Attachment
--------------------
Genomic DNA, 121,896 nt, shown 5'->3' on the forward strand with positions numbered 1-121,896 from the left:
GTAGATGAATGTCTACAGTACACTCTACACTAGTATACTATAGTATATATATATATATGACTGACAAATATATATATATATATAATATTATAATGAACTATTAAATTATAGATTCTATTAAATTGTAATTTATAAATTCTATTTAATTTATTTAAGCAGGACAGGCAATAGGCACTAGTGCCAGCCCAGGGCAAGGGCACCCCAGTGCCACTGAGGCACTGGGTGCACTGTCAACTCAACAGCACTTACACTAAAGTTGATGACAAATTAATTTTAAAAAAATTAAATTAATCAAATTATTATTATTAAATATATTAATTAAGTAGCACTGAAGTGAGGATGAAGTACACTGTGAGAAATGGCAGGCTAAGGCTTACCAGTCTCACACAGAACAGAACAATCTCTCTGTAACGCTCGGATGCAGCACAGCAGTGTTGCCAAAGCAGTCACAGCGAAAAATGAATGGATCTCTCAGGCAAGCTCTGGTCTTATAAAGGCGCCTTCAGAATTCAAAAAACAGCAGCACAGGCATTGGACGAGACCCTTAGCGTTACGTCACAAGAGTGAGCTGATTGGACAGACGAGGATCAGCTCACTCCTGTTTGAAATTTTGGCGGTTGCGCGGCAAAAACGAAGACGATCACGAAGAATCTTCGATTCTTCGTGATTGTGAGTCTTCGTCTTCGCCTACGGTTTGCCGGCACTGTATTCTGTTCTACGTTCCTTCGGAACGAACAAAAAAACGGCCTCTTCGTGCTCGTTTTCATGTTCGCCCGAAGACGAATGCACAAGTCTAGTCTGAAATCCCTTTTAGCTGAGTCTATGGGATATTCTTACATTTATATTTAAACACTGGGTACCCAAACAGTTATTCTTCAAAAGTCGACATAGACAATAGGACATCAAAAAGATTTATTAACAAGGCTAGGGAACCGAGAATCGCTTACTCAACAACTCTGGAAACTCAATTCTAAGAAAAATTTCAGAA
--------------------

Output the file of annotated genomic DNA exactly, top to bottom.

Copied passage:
Genomic DNA, 121,896 nt, shown 5'->3' on the forward strand with positions numbered 1-121,896 from the left:
GTAGATGAATGTCTACAGTACACTCTACACTAGTATACTATAGTATATATATATATATGACTGACAAATATATATATATATATAATATTATAATGAACTATTAAATTATAGATTCTATTAAATTGTAATTTATAAATTCTATTTAATTTATTTAAGCAGGACAGGCAATAGGCACTAGTGCCAGCCCAGGGCAAGGGCACCCCAGTGCCACTGAGGCACTGGGTGCACTGTCAACTCAACAGCACTTACACTAAAGTTGATGACAAATTAATTTTAAAAAAATTAAATTAATCAAATTATTATTATTAAATATATTAATTAAGTAGCACTGAAGTGAGGATGAAGTACACTGTGAGAAATGGCAGGCTAAGGCTTACCAGTCTCACACAGAACAGAACAATCTCTCTGTAACGCTCGGATGCAGCACAGCAGTGTTGCCAAAGCAGTCACAGCGAAAAATGAATGGATCTCTCAGGCAAGCTCTGGTCTTATAAAGGCGCCTTCAGAATTCAAAAAACAGCAGCACAGGCATTGGACGAGACCCTTAGCGTTACGTCACAAGAGTGAGCTGATTGGACAGACGAGGATCAGCTCACTCCTGTTTGAAATTTTGGCGGTTGCGCGGCAAAAACGAAGACGATCACGAAGAATCTTCGATTCTTCGTGATTGTGAGTCTTCGTCTTCGCCTACGGTTTGCCGGCACTGTATTCTGTTCTACGTTCCTTCGGAACGAACAAAAAAACGGCCTCTTCGTGCTCGTTTTCATGTTCGCCCGAAGACGAATGCACAAGTCTAGTCTGAAATCCCTTTTAGCTGAGTCTATGGGATATTCTTACATTTATATTTAAACACTGGGTACCCAAACAGTTATTCTTCAAAAGTCGACATAGACAATAGGACATCAAAAAGATTTATTAACAAGGCTAGGGAACCGAGAATCGCTTACTCAACAACTCTGGAAACTCAATTCTAAGAAAAATTTCAGAA